Surface engineering on silicon based anode material for Li ion batteries

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Surface engineering on silicon based anode material for Li ion batteries
Park, Okji
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Graduate School of UNIST
The exhaustion of traditional energy and the deterioration of environment have been seriously hindering social development and daily life, especially transportation. Exploring more efficient and environmentally-friendly power devices has attracted tremendous attention in the recent 50 years. Among various devices, lithium-ion batteries (LIBs) have been considered the most promising one, in terms of high voltage, large specific capacity, and environmental friendliness. Accordingly, the LIBs are being extensively applied in growing diversities from laptops to hybrid electric vehicles (HEVs) and electric vehicles (EVs). However, the current LIB technology cannot satisfy the evergrowing demand for high-performance power sources. That is why many researchers have been exploring advanced materials including cathodes, anodes, and electrolytes to pursue higher energy and power density, longer life, and lower cost. Si, Sn, alloys, and MnXm-type compounds (where M = Fe, Co, Ni, Cu, Sn, etc., while X = O, S, N, etc.) are investigated as anode materials. Though all these active materials show considerable capability and promising prospects, many obstacles restrict their commercialization, including poor electronic conductivity, low Li+ transfer efficiency, volume expansion/contraction during repeated cycling processes, and loss of active materials due to the corrosion of electrolytes or/and collapse of the stable structure. To overcome these troublesome obstacles, researchers have proposed various feasible strategies, such as optimizing the crystalline lattice of active materials by doping cations or anions, reducing particles to a suitable scale to offer enhanced electron/ Li+ conductivity and reactivity, combining active materials and other active/inactive materials together for complementary strengthening, especially surface coating and core–shell structures. In this study, we researched carbon-silicon composites and TixSiy-coated Si for anode materials. These enhanced electrochemical performances were compared with bare carbon and bare silicon. These synthetic approaches open up a way to make other composites of anode materials for high performance LIBs.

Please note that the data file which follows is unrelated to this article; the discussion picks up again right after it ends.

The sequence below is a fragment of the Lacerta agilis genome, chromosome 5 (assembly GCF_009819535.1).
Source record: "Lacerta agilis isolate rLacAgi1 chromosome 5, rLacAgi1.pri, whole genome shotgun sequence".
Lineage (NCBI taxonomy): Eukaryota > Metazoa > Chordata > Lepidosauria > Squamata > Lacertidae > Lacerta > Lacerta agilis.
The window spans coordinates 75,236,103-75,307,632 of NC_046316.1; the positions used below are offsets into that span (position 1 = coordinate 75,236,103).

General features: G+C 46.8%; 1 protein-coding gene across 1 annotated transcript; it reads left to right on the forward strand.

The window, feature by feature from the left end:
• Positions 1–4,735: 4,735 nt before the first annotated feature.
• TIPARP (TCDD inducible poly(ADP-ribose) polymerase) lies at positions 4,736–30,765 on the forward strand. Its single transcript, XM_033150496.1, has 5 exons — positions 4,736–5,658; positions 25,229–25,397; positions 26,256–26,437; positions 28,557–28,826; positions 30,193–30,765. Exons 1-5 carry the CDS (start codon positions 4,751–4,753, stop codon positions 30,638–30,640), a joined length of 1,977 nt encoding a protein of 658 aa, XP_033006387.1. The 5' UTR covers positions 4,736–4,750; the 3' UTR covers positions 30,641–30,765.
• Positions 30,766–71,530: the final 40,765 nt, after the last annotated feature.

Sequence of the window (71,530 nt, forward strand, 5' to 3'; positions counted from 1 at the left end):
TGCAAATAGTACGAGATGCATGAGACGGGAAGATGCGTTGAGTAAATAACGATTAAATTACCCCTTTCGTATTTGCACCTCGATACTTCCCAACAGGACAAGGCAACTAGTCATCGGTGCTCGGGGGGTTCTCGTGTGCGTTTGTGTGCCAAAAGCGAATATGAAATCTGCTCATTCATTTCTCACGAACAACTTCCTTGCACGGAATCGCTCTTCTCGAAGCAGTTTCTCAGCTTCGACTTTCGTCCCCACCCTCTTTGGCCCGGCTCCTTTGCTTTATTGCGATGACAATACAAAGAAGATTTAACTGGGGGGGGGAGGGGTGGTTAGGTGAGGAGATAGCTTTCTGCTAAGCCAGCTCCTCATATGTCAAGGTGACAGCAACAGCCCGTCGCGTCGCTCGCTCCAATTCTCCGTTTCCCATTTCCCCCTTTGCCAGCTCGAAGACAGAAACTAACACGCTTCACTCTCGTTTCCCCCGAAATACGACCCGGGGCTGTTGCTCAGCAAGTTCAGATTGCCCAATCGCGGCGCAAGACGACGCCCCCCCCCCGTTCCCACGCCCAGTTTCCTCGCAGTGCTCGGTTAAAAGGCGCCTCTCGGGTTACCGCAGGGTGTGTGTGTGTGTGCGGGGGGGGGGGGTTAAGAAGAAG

Battery Science & Technology
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